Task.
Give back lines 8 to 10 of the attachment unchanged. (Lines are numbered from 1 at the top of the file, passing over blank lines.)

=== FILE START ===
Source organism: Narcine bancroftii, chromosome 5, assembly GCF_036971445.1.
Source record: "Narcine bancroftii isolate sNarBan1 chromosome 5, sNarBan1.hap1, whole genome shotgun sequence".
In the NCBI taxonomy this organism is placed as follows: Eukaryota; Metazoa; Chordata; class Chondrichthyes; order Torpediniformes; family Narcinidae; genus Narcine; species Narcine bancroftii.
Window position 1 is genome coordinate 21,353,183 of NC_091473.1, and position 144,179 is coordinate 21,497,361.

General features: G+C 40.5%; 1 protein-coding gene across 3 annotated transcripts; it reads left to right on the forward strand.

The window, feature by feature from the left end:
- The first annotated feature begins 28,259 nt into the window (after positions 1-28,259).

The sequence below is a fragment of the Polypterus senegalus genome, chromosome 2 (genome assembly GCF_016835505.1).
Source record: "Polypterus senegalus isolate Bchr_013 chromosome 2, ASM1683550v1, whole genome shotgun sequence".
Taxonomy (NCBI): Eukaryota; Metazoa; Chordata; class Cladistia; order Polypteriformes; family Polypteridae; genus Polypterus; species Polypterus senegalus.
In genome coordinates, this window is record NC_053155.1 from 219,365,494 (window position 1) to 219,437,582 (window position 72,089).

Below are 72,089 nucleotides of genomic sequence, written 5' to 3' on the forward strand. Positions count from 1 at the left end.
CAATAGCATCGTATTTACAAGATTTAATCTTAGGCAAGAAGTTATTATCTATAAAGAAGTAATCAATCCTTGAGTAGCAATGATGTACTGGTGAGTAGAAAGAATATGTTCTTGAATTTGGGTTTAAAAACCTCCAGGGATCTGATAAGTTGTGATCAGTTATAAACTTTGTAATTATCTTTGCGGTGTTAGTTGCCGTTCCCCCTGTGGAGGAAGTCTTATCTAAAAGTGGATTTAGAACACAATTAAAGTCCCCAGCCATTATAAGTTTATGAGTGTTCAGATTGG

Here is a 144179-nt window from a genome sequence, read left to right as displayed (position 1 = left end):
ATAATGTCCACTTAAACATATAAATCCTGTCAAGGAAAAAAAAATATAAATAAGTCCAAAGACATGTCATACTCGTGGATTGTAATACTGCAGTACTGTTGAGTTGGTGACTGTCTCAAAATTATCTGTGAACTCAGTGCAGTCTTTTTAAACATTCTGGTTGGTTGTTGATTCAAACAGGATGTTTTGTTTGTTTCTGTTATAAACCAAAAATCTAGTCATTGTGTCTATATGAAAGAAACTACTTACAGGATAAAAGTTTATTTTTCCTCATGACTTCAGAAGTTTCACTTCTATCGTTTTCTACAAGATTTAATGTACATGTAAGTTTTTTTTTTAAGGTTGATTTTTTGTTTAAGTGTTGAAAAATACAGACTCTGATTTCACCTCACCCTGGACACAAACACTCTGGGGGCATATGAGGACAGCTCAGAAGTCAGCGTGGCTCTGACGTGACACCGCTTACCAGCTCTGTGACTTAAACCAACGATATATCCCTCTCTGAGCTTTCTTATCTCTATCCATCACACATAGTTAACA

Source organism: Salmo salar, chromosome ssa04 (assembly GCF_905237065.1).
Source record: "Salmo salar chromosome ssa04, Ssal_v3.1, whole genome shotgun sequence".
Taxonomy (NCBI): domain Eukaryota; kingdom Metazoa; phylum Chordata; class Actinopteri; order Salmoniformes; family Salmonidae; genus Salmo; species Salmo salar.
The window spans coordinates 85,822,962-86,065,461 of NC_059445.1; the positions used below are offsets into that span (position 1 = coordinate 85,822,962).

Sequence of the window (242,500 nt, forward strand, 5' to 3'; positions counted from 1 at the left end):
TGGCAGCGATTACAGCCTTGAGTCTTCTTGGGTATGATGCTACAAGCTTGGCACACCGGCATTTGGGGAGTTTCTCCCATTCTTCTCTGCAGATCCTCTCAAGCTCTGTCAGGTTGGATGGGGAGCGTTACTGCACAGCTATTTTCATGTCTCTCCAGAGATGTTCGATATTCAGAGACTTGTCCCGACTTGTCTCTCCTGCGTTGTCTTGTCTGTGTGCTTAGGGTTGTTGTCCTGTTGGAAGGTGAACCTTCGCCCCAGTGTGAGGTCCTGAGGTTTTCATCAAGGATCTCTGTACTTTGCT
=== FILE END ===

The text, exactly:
The sequence below is a fragment of the Polypterus senegalus genome, chromosome 2 (genome assembly GCF_016835505.1).
Source record: "Polypterus senegalus isolate Bchr_013 chromosome 2, ASM1683550v1, whole genome shotgun sequence".
Taxonomy (NCBI): Eukaryota; Metazoa; Chordata; class Cladistia; order Polypteriformes; family Polypteridae; genus Polypterus; species Polypterus senegalus.